Understanding the Death Benefits of Annuities
A common feature on annuities is a death benefit that is passed on to your beneficiaries at your death. The amount your heirs receive will depend on the type of annuity you own and which death benefit option you select.
If you purchased an immediate life only annuity, your payments stop at your death and there is no death benefit for your beneficiaries. An immediate annuity that only pays for a fixed number of years, for example 10 years, will payout for those years. Therefore, if the annuitant dies after five years, his or her heirs will receive another five years worth or payments.
If you purchased an immediate life annuity with a Period Certain option, the contract guarantees a minimum number of income payments. For example, a 5-year Period Certain annuity will guarantee a minimum of five years worth of payments. So if you were to pass away two years into the contract, your designated beneficiaries would continue to receive payments for three additional years.
Sometimes you can set up a SPIA to provide an income stream for you and your heirs following your death. For example, a 70-year-old could buy a SPIA structured as a 30-year Period Certain. That means it will pay a minimum guaranteed 30-year income stream regardless of how long the annuitant lives. If the person lives to 102, the person will receive guaranteed lifetime income. If the person dies at age 85, his or her heirs will continue to receive another 15 years of income. Keep in mind that the longer a period certain an annuity has, the lower the income payouts from the contract.
Deferred annuities offer different death benefit options:
A standard death benefit is the annuity value at the time the beneficiary makes a claim. This option typically does not require extra fees.
A return of premium option guarantees your beneficiaries will receive an amount equal to your initial premium, regardless of when you pass away. At the time of death your beneficiaries will receive the larger of the contract’s current value or the amount of contributions made to the annuity. This option usually requires an extra fee.
A stepped up death benefit provides beneficiaries an amount equal to the highest contract value recorded on each contract anniversary. This type of death benefit is most common on variable annuities where the account value can fluctuate.
Many annuities offer death benefit riders for an additional fee. The rider’s death benefit will grow at an annual rate. For example, a rider might increase its death benefit amount 6 percent compounded annually. Other riders may increase in value by a set interest rate each year without compounding, called a simple interest rate. So if the death benefit amount started at $100,000 and grew at a 7 percent simple interest rate, the rider benefit would add $7,000 every year. Many times, this benefit will only increase in value until a certain age or time period, say, 10 years.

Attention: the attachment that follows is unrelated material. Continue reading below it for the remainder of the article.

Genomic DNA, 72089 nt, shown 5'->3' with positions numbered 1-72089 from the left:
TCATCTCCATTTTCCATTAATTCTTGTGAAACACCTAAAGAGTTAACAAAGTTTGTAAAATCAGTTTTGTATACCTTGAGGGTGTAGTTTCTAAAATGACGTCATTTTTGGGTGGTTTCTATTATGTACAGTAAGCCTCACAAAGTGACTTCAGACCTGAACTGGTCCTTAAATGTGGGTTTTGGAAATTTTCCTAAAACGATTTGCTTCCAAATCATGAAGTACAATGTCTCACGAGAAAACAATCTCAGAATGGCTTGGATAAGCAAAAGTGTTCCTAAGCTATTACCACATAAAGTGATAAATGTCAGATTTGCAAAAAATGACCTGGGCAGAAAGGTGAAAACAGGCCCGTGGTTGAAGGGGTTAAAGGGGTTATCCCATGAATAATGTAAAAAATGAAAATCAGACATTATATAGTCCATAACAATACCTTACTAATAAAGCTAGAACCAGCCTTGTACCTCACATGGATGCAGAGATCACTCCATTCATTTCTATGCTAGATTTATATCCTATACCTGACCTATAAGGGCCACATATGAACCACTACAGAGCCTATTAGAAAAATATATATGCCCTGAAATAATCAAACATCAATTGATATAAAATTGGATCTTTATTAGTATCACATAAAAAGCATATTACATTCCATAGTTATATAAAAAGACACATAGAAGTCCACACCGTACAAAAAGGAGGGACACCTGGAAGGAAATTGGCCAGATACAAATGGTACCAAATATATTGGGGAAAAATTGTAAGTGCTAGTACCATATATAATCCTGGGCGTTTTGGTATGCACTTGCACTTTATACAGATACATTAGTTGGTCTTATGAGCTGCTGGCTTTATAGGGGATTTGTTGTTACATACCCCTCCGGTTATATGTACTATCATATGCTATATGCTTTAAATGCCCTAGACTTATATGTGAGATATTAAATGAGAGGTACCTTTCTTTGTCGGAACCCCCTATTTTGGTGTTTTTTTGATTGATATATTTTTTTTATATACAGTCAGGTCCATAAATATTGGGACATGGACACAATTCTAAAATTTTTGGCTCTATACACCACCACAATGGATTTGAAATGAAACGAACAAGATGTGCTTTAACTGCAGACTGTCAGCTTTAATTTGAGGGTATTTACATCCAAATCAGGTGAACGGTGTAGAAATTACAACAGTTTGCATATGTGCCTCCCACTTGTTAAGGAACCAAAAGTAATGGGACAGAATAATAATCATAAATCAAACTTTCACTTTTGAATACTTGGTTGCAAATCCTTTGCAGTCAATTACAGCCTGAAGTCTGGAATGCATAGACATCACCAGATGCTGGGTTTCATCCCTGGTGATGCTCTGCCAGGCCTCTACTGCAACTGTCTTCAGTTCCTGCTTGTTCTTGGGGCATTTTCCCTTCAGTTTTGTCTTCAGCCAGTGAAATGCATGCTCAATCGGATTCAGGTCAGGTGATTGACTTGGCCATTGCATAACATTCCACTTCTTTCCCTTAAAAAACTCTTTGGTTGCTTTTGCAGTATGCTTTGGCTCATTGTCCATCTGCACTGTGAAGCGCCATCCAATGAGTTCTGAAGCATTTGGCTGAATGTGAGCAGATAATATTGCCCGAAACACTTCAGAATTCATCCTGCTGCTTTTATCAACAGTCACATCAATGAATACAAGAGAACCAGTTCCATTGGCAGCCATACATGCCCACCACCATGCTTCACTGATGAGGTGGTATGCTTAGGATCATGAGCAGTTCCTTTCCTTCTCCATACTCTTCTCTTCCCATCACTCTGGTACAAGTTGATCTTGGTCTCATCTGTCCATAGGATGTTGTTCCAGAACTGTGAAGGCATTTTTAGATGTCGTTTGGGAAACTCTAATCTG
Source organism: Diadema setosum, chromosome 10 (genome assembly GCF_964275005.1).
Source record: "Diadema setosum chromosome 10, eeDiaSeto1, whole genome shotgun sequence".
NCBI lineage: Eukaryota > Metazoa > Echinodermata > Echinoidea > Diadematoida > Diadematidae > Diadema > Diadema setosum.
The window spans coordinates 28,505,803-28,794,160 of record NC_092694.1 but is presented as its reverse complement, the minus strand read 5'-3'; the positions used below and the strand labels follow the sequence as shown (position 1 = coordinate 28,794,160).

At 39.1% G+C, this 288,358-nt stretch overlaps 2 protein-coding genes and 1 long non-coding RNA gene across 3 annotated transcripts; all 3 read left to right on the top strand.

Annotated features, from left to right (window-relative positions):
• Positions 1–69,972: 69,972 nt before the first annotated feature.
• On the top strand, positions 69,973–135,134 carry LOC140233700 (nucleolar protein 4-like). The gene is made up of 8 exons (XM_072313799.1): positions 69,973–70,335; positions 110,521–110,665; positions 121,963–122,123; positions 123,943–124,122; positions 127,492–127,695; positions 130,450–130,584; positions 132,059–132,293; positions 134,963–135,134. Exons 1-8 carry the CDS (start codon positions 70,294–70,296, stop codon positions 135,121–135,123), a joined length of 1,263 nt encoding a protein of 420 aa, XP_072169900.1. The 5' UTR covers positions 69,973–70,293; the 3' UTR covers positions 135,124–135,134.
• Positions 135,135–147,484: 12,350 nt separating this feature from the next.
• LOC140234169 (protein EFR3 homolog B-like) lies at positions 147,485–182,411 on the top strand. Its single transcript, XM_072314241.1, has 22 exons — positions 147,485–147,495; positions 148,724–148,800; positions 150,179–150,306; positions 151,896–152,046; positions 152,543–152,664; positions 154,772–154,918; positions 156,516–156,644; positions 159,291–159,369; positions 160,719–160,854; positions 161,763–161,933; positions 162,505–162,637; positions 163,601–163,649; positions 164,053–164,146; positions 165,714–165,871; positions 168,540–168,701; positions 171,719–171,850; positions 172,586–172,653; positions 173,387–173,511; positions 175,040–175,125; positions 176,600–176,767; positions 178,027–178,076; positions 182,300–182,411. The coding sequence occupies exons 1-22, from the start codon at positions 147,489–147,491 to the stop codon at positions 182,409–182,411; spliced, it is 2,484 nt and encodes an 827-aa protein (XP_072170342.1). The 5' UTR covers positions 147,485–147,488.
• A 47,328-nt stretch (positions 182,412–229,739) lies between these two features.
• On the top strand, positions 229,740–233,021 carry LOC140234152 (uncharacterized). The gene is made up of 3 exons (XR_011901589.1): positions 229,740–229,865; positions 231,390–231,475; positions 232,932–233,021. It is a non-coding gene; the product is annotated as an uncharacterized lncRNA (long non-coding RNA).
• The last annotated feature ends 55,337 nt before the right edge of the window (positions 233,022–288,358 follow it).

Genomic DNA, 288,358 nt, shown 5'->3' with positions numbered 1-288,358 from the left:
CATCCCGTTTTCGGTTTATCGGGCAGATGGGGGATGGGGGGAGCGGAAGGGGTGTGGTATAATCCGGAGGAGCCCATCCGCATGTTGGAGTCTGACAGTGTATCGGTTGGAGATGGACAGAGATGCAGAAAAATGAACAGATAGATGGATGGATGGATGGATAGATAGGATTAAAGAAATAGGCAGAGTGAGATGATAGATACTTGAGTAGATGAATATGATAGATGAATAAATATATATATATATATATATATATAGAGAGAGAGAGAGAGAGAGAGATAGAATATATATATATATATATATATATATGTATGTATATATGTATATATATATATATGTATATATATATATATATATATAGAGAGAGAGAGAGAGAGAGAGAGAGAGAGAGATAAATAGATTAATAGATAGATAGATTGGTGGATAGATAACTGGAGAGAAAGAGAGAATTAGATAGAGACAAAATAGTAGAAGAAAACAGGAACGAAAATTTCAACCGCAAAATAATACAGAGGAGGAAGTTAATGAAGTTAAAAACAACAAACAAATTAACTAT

Some new death benefit riders provide a “stacking” option that combines a guaranteed annual increase in the death benefit amount with the growth credited to the annuity contract. This is typically offered on indexed annuities where the death benefit amount might increase 3 percent guaranteed and be combined with whatever indexed interest growth the annuity credited.
Tax implications of annuity death benefits
In most cases, annuity death benefits are taxable income. If you are the beneficiary of an annuity, you might receive a single-sum distribution when the annuity owner dies. The amount of this death benefit might be the current cash value of the annuity or some other amount based upon contract riders that the owner purchased. The tax on death benefits depends on a number of factors and are taxed as normal income.
If the annuity was inside of a qualified retirement plan — like a 401(k) or IRA — a surviving spouse can roll the annuity’s death benefit into another IRA. If a non-spouse beneficiary inherits a qualified annuity, it can be rolled tax-free into an inherited IRA, which is established in the name of the annuity owner for the beneficiary’s benefit. The beneficiary can then withdraw the death benefit in annual installments, paying taxes on the amount withdrawn. This allows tax payments to be spread out over several years.
Death benefits of nonqualified accounts are taxed as ordinary income to the extent the amount exceeds the cost basis of the contract. You may also be allowed to convert the death benefit into another annuity.
One tax disadvantage of nonqualified annuities is they do not offer a step-up of the death benefit amount. A step-up increases the cost basis of inherited property to what it was at the date of the owner’s death. This means you can turn around and sell an inherited asset tax-free.
For example, if you inherit a mutual fund worth $200,000 that had a cost basis of $100,000 for the original owner, you can sell it immediately for $200,000 and not owe tax on the sale.
An annuity does not offer this benefit. Under the same scenario, the beneficiary’s cost basis is $100,000, the same as the original owner’s. Furthermore, instead of any gain being taxed at the capital gains rate, the annuity death benefit is taxed as ordinary income.